But, here is the issue. It isn't any weaker than any other text. It carries the same weight as the rest of the (very limited) lore than exists for halflings. However, you want it to be expressly weaker.... seemingly because you don't like what it says.
I asked you specifically, if the quote had been addressing dragonborn rather than humans, if you would be trying to make the case that halflings are basically dragonborn.

In fairness, you didn't answer.. for some very important reason I'm sure..which I took to mean that you would not. If that is not the case, then please clarify.

And here is the issue..you seem to think that the green boxes that are intended to give us glimpses into how the races might view their relationships with other races is equivalent to the text where the PHB says what the races are and what they can do. It isn't.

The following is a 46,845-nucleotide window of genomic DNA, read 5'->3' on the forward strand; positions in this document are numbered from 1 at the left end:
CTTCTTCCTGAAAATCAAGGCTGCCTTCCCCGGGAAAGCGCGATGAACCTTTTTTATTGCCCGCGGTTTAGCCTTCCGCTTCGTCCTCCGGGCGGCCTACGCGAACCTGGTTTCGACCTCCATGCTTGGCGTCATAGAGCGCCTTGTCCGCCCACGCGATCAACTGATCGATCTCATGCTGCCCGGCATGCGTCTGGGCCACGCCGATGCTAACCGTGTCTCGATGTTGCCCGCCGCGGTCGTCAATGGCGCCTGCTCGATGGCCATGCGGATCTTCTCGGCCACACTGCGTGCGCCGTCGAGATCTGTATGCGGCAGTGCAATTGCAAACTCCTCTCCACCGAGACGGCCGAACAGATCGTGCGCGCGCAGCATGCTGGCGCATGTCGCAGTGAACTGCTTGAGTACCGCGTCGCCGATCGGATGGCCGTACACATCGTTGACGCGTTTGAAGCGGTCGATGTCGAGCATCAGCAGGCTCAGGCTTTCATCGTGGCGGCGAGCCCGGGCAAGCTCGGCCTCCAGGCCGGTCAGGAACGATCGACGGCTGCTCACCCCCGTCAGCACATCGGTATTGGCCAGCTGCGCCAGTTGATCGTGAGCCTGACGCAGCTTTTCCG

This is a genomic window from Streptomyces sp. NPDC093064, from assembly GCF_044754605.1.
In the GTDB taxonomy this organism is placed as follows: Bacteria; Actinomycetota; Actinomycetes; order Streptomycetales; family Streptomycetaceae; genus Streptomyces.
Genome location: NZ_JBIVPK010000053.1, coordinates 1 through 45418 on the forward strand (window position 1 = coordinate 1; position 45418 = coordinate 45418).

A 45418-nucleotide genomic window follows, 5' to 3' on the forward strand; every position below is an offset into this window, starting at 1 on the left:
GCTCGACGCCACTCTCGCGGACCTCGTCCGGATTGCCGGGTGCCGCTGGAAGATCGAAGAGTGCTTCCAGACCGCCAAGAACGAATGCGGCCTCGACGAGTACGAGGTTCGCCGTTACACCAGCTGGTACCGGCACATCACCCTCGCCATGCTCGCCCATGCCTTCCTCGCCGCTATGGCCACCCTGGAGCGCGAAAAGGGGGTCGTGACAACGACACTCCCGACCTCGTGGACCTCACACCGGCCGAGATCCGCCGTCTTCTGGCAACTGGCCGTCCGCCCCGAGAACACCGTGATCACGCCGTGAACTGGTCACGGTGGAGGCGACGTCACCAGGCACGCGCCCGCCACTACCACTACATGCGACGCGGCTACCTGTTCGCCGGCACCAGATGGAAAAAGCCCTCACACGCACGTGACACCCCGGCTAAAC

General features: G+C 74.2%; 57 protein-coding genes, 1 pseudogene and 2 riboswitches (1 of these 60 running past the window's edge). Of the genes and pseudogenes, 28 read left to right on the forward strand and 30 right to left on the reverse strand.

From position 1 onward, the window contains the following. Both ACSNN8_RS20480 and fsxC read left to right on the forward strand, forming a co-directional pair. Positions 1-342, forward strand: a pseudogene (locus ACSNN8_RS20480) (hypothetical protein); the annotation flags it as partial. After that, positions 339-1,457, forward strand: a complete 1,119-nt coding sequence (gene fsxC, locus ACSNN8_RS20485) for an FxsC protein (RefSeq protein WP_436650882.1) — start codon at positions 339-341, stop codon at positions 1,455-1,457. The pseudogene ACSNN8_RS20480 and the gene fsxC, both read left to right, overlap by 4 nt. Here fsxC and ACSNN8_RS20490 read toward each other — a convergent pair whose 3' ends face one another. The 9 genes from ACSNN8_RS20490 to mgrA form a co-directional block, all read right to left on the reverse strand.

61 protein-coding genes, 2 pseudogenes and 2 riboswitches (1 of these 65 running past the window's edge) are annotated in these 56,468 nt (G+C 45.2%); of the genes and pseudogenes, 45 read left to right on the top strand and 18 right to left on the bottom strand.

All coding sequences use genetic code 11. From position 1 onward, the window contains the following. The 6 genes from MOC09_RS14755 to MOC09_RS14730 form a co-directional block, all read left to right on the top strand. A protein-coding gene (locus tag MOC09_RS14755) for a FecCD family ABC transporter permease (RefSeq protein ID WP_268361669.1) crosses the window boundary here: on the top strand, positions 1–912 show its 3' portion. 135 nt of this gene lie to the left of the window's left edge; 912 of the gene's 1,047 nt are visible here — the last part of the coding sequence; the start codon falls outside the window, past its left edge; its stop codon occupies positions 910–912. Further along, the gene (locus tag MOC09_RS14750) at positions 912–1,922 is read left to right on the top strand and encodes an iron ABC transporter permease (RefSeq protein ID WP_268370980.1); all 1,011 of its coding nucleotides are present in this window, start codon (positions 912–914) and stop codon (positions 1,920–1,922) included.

Like we're not all complaining about how haughty elves are, or how humorless dwarves are..Are we?
 


Hussar

Legend
I asked you specifically, if the quote had been addressing dragonborn rather than humans, if you would be trying to make the case that halflings are basically dragonborn.

In fairness, you didn't answer.. for some very important reason I'm sure..which I took to mean that you would not. If that is not the case, then please clarify.

And here is the issue..you seem to think that the green boxes that are intended to give us glimpses into how the races might view their relationships with other races is equivalent to the text where the PHB says what the races are and what they can do. It isn't.

Like we're not all complaining about how haughty elves are, or how humorless dwarves are..Are we?